Democratic gubernatorial candidate Andrew Cuomo ventured into his Republican rival's home turf Tuesday.
Cuomo was in Buffalo at a technology corporation to promote his campaign's third book, which outlines his ideas to lower taxes and energy costs to businesses.
It also lays out his plan for economic growth in both the upstate and downstate regions.
"We have to be all about creation of jobs, jobs, jobs, and good, high-paying jobs and making that transition in this state," said Cuomo.
Paladino supporters were once again donning duck costumes and carried hand to let passersby know that Cuomo "ducks" commenting on the president's recent health care reforms.
The Paladino campaign called Cuomo's job creation plan "empty promises."
While speaking to reporters, Cuomo said New Yorkers will have to decide between him, a self-proclaimed moderate Democrat, and Paladino, which he describes as being a "extreme Republican."
"That's a very stark choice, frankly it's one of the most stark choices I've seen in many many years," Cuomo said.
Cuomo went on to outline Paladino's opposition to abortion, even in cases of rape and incest, and his suggestion that he would like to see some welfare recipients in hygiene classes in retrofitted prisons.
State Republicans, in the meantime, are hammering the Democrat on his ability to appeal to moderates.
"Andrew Cuomo is running to his left to try and secure his base now and he's leaving his printed program in the dust, the printed program about trying to be a fiscal conservative, he's proven that he's nothing but another tax and spend Democrat," said New York State Republican Party Chairman Ed Cox.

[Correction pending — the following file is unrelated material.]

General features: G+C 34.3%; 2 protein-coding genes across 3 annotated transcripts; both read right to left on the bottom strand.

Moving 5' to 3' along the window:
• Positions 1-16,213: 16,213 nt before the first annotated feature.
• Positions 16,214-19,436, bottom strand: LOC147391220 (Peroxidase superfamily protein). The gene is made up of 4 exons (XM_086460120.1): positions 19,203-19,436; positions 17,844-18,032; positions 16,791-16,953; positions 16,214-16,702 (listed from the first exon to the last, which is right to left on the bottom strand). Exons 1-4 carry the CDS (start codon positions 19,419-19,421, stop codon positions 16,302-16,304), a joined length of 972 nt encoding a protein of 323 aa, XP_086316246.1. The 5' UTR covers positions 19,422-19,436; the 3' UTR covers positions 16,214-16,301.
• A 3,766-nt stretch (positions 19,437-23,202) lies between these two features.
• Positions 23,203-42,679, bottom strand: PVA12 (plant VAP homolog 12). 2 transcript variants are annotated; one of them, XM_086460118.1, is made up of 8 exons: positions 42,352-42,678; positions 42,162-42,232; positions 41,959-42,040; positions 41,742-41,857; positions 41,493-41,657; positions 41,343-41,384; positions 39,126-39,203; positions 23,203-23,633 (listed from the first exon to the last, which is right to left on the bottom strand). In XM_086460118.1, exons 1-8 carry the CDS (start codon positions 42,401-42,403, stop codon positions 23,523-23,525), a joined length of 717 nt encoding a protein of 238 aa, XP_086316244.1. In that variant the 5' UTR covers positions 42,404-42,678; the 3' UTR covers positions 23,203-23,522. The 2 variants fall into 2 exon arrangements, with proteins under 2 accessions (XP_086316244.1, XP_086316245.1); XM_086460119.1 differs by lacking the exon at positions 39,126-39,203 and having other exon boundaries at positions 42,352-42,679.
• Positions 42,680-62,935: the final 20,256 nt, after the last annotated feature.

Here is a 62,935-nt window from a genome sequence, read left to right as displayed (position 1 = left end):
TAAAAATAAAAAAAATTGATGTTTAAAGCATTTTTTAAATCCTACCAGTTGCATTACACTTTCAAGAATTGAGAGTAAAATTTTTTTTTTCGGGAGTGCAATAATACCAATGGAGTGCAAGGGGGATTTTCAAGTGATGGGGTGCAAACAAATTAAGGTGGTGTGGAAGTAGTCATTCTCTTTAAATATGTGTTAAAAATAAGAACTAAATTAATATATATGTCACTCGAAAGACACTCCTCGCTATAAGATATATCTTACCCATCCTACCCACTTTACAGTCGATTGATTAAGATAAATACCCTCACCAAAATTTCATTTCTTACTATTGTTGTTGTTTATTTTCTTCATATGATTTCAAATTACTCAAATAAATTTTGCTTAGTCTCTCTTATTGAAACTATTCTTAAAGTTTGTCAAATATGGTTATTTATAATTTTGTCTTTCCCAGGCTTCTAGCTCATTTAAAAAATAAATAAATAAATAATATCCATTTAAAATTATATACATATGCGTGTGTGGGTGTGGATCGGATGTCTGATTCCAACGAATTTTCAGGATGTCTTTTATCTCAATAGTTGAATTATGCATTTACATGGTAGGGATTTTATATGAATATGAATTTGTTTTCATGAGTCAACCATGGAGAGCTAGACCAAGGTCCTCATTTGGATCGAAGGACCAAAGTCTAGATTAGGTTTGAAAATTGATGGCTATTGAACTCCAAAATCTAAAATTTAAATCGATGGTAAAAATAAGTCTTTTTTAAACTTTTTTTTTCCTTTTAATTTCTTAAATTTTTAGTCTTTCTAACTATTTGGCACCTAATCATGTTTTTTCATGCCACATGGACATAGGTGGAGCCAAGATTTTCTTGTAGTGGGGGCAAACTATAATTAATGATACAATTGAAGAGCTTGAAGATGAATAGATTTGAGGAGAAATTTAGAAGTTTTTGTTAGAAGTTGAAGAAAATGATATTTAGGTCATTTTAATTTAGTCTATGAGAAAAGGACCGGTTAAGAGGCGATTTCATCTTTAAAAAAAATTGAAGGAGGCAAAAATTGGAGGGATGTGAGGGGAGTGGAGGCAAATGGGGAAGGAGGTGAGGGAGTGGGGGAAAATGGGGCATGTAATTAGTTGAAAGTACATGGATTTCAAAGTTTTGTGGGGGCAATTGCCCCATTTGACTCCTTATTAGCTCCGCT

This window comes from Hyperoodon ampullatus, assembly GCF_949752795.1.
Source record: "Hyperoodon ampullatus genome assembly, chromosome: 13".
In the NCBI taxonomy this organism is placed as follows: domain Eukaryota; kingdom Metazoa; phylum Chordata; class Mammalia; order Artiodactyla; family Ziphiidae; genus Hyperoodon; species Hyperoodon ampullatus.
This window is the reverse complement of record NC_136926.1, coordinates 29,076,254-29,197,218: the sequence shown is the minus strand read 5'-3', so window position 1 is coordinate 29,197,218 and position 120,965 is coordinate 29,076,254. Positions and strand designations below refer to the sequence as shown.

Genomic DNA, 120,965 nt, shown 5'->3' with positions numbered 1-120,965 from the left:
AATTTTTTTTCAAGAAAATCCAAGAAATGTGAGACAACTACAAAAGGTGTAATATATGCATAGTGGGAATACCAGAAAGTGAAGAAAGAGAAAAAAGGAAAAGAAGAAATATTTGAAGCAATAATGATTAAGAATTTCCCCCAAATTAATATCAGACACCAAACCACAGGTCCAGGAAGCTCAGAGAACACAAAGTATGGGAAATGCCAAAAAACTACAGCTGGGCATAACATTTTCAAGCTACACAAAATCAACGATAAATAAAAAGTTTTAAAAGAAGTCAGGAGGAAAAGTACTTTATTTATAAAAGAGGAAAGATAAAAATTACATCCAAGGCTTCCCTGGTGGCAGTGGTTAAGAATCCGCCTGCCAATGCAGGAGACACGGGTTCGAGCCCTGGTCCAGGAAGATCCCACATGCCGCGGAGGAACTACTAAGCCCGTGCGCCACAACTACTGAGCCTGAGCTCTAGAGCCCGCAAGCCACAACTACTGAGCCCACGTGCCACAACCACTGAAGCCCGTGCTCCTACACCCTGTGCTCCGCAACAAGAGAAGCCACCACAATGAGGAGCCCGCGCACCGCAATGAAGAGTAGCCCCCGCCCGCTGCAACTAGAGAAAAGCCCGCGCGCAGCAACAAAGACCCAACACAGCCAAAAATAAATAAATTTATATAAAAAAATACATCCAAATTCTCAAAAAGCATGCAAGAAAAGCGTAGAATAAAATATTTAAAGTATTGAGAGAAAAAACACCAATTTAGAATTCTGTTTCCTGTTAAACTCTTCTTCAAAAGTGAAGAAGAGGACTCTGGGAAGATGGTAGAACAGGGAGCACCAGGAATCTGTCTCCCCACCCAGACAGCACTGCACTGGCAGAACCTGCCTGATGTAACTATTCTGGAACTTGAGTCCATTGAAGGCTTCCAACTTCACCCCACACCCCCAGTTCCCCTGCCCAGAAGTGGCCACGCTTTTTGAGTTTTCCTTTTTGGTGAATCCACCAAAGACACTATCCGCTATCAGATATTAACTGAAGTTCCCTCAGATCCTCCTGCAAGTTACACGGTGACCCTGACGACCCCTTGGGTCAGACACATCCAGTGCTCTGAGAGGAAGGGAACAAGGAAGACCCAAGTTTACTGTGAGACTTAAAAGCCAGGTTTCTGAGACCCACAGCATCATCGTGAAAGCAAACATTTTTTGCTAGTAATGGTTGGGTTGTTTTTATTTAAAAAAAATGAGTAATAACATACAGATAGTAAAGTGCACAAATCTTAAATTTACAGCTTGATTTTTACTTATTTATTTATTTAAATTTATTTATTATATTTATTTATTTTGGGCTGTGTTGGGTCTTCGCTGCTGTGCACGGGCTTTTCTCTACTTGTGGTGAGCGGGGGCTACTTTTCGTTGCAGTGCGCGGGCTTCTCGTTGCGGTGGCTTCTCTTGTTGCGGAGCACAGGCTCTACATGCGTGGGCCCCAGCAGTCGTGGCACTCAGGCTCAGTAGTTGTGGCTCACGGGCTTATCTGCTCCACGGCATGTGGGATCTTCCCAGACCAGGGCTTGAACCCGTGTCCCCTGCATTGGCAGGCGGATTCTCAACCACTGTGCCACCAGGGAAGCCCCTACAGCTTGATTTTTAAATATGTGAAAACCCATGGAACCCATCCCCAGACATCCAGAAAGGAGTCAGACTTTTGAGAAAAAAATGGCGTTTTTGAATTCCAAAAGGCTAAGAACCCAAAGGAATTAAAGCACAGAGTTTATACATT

Meanwhile, a new poll shows Democratic U.S. Senator Kirsten Gillibrand still leads over her Republican challenger.
The Marist College poll finds 52 percent of likely voters support Gillibrand, compared to 41 percent who support her rival, former Congressman Joseph DioGuardi.
Looking regionally though, pollsters found Gillibrand leads by a statistically insignificant margin upstate.
DioGuardi leads in the suburbs, an area that includes his support base in Westchester County.
In the race for Democratic Senator Charles Schumer's seat, the Marist polls finds Schumer leads Republican nominee Jay Townsend by 58 percent to 37 percent.
The poll surveyed more than 600 likely voters between September 19-22.
The margin of error is +/- 4 percentage points.